EUM5130 - Comparative regionalism
6 points, SCA Band 1, 0.125 EFTSL
Postgraduate Faculty of Arts
Leader(s): Pascaline Winand
Caulfield Second semester 2009 (On-campus block of classes)
This unit will explore regional economic, political and security cooperation and integration in Europe, Asia, the Americas and Africa, with a special focus on Asia (ASEAN, ARF, SAARC) and Europe (European Union, Council of Europe, EFTA, OSCE). It will also investigate inter-regional arrangements such as ASEM and APEC. Regional processes will be analysed comparatively, using an interdisciplinary, historically grounded perspective. Students will be exposed to the major theories of regionalism. They will study the significance of the European Union as a model of regional integration and its relations with other regional arrangements both in Europe and in the world, including with Australasia.
Students who successfully complete this unit will be expected to demonstrate:
- a developed understanding of the major political, legal and economic theories of regional integration and regionalism and their relevance to different regional arrangements in the world;
- an informed appreciation of the similarities and differences among regional arrangements in legal, political and economic terms;
- an understanding of their impact on upon various levels of governance (local, national, regional, global);
- an appreciation of the evolution of regional arrangements in different parts of the world, including in Europe, Asia, the Americas and Africa since 1945, with an emphasis on the post-Cold War period;
- an understanding of the significance of the European Union as a model of regional integration and its relations with other regional arrangements in Europe and in the world, including the Council of Europe, EFTA (European Free Trade Association), NATO, the OSCE (Organisation for Security and Co-operation in Europe), ASEAN (Association of South East Asian Nations) and the ARF (ASEAN Regional Forum), SAARC (South Asian Association for Regional Co-operation), the ACP Group (African, Caribbean and Pacific Group), SADC (Southern African Development Community), AU (African Union), ECOWAS (Economic Community of West African States), the Gulf Cooperation Council, Mercosur (Southern Common Market) and the Andean Community;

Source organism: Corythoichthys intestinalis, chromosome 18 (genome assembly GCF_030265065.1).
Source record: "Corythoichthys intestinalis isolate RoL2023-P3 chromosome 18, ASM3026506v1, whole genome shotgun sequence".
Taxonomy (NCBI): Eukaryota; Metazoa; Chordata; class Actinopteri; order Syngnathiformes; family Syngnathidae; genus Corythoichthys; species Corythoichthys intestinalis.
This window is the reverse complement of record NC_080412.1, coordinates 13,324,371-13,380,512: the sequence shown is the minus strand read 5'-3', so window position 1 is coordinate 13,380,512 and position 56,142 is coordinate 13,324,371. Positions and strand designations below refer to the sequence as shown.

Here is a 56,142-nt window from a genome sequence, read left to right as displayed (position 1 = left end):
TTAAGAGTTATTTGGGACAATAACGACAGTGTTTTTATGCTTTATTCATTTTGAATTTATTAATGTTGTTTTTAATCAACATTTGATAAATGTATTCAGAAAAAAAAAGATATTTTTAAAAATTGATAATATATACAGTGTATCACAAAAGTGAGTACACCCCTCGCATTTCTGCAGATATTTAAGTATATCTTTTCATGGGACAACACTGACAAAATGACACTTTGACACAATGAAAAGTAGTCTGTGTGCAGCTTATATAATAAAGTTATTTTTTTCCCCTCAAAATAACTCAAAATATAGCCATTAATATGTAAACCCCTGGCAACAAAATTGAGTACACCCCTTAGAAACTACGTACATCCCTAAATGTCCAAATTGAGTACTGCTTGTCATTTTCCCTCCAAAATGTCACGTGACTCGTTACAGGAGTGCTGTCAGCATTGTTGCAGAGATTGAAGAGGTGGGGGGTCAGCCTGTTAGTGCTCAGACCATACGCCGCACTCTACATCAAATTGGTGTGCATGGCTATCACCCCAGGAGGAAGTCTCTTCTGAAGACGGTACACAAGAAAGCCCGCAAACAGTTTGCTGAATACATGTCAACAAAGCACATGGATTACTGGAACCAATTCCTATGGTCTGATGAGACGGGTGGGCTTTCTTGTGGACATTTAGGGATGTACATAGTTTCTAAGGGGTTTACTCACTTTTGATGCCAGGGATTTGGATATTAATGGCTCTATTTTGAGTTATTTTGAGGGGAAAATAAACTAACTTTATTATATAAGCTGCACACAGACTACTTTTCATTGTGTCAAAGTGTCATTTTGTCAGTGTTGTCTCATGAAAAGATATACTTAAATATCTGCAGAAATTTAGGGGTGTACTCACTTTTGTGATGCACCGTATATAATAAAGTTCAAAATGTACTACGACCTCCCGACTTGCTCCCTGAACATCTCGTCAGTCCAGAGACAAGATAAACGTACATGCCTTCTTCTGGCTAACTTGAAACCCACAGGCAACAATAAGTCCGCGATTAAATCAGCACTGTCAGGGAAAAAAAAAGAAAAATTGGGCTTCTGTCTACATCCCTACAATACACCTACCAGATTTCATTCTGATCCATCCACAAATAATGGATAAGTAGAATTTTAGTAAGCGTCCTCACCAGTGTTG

- an understanding of the roles of the US, the EU and other regions or countries (particularly in Asia and in Australasia) in promoting interregional arrangements such as ASEM (Asia-Europe Meeting) and APEC (Asia-Pacific Economic Cooperation);
- an understanding of the significance of regional cooperation and integration for Australia and its relations with particular regions;
- a capacity to identify the factors assisting and impeding regional cooperation or integration;
- strong skills in the critical reading of a variety of texts and the academic scholarship based upon those texts;
- strong skills in critical oral and written assessment of the academic scholarship, including methods, assumptions and uses of evidence, and in organising and defending a verbal and written argument bases upon these assessments;
- a capacity to devise, plan and successfully complete a research essay;
- a capacity to reflect upon and make critical use of a range of resources including, where relevant, on-line materials.
- Students completing the unit at fifth level will be expected to demonstrate, in addition: the acquisition of a higher level of analytical skills and a greater understanding of the key conceptual and methodological issues involved in analysing regional integration and regionalism.
Written work: 40% (2500 words)
Oral presentation: 20%
Take-home exam: 40% (2000 words)
26 hours per semester offered in block mode